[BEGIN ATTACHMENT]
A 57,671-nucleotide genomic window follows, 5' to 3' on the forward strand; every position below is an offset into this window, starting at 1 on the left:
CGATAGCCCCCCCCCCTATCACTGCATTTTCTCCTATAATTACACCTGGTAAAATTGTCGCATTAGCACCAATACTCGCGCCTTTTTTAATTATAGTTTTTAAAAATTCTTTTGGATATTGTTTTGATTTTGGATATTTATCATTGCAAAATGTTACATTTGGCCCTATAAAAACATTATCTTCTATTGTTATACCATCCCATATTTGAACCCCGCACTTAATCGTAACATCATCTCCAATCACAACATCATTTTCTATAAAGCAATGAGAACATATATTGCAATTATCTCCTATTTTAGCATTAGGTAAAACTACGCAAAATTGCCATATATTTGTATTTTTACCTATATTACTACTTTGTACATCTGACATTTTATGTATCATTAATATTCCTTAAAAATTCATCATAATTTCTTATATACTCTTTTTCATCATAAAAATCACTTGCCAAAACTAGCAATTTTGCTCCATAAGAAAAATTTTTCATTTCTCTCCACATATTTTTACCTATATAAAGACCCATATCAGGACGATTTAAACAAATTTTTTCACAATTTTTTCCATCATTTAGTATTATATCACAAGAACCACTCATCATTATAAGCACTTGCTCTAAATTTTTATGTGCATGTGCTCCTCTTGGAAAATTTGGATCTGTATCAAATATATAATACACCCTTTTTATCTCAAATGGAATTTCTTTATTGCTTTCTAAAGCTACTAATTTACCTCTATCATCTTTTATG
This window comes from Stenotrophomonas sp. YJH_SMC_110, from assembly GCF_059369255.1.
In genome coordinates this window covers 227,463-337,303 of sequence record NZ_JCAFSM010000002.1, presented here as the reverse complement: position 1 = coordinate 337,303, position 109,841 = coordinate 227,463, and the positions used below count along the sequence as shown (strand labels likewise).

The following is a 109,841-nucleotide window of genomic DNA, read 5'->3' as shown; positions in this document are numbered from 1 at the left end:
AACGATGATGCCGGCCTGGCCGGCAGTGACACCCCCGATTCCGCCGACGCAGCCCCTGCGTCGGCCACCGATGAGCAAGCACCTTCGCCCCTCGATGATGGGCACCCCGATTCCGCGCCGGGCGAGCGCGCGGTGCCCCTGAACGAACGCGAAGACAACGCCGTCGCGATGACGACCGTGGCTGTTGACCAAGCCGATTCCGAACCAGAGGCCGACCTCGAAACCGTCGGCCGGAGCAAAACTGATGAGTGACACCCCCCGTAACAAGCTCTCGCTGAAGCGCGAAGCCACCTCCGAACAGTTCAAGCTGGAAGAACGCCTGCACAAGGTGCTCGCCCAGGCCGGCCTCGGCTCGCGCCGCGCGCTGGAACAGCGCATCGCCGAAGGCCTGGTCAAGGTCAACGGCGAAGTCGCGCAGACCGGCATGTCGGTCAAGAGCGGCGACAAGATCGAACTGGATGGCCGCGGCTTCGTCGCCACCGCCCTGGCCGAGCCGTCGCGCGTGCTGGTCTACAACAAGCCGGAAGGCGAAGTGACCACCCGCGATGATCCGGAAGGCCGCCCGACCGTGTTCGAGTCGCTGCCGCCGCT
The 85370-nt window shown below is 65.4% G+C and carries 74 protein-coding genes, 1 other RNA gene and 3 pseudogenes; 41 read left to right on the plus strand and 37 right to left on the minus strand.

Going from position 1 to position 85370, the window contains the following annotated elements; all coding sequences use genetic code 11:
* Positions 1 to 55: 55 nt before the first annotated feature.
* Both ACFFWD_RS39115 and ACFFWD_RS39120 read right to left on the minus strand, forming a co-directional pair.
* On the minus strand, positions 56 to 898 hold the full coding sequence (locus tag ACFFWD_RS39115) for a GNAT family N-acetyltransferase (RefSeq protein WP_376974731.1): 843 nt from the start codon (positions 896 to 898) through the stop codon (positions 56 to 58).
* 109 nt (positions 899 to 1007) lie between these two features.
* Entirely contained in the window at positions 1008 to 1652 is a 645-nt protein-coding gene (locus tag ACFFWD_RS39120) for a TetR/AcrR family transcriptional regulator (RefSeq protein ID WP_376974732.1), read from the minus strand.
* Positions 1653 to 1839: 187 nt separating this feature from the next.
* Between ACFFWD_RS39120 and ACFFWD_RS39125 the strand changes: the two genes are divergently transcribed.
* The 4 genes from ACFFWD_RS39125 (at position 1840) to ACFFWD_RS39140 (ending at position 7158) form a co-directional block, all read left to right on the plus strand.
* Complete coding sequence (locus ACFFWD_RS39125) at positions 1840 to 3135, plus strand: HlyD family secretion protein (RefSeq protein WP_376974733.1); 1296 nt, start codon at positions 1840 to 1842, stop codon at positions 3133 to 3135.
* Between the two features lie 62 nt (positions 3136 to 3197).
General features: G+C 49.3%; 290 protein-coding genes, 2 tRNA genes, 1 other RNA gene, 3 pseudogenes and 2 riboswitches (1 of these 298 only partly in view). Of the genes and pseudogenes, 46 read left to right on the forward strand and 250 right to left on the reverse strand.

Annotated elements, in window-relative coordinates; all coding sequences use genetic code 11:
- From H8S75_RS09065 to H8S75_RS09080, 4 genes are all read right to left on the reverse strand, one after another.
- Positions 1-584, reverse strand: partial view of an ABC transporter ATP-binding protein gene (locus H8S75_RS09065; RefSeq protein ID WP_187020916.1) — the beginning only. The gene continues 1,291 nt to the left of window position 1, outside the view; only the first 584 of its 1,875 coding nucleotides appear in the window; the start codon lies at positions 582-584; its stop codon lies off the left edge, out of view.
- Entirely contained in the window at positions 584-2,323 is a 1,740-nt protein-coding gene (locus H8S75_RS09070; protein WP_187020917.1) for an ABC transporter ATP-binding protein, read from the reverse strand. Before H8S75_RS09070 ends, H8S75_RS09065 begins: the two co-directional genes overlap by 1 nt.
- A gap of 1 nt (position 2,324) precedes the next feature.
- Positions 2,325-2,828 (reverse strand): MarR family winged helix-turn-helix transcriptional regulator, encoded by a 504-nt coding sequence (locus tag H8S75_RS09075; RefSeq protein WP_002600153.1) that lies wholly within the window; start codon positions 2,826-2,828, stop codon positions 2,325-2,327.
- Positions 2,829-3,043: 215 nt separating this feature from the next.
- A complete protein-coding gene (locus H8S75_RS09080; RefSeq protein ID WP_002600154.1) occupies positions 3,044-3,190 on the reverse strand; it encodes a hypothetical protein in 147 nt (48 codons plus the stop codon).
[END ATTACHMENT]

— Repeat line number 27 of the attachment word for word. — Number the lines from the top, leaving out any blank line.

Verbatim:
- A complete protein-coding gene (locus H8S75_RS09080; RefSeq protein ID WP_002600154.1) occupies positions 3,044-3,190 on the reverse strand; it encodes a hypothetical protein in 147 nt (48 codons plus the stop codon).